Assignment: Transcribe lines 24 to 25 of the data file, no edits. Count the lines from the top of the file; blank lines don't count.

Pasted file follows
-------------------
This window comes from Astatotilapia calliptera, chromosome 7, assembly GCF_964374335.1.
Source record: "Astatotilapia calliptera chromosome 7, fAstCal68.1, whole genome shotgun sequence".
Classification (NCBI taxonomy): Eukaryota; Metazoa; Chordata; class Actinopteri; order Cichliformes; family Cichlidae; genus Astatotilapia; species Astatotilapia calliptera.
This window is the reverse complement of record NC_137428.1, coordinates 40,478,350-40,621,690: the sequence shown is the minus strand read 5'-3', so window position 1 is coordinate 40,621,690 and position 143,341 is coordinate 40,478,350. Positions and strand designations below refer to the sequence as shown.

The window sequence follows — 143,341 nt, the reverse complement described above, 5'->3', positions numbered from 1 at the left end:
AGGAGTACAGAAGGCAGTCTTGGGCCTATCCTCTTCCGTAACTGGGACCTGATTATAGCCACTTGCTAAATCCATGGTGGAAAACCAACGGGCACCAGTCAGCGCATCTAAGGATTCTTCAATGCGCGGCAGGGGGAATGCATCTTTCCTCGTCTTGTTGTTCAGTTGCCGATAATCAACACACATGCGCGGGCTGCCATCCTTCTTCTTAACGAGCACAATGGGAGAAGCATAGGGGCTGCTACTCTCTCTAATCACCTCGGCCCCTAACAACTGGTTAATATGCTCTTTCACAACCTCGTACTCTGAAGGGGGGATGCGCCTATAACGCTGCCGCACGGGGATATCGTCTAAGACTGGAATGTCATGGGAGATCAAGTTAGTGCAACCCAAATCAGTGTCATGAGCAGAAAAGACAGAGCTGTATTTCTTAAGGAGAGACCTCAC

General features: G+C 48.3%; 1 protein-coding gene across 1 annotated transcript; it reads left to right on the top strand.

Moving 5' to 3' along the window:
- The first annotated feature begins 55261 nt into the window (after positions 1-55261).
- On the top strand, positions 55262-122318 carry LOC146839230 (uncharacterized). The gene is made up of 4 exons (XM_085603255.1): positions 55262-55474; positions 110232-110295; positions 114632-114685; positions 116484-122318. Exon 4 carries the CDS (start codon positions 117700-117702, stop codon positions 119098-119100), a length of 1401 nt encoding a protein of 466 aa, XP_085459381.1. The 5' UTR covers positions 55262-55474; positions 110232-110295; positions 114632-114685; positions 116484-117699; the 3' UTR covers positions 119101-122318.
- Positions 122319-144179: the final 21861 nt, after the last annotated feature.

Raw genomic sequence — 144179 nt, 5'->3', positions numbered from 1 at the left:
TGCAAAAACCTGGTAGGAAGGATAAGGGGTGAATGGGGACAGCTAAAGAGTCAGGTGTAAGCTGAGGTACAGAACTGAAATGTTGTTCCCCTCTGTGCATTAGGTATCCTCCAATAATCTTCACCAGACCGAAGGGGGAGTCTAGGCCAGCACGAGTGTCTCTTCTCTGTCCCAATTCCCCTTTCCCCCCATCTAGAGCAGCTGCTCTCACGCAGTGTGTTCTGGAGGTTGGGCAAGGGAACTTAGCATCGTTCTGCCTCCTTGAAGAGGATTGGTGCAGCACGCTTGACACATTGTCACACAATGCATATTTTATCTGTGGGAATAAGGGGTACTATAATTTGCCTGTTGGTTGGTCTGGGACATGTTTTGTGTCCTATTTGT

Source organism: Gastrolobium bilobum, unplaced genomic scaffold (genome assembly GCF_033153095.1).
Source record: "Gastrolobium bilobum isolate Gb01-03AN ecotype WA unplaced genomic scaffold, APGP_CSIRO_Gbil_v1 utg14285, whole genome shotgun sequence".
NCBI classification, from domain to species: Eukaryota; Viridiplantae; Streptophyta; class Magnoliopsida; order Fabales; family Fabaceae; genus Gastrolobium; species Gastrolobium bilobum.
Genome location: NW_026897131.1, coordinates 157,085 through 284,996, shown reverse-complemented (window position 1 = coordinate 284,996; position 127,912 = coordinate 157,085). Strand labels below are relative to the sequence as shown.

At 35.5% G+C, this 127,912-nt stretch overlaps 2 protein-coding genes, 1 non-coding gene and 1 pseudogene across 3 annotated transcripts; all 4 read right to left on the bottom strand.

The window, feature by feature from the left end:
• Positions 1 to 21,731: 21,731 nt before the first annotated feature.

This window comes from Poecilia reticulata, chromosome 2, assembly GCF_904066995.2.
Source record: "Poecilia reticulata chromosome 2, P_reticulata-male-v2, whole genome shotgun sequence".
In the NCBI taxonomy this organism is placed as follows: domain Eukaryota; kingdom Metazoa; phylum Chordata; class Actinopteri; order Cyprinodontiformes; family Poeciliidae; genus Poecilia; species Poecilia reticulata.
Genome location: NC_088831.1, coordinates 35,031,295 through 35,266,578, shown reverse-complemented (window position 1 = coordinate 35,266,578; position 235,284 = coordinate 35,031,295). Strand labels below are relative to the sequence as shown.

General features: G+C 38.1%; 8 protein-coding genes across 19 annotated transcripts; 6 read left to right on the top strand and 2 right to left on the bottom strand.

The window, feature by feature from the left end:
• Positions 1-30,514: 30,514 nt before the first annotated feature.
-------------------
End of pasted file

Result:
Genome location: NC_088831.1, coordinates 35,031,295 through 35,266,578, shown reverse-complemented (window position 1 = coordinate 35,266,578; position 235,284 = coordinate 35,031,295). Strand labels below are relative to the sequence as shown.

General features: G+C 38.1%; 8 protein-coding genes across 19 annotated transcripts; 6 read left to right on the top strand and 2 right to left on the bottom strand.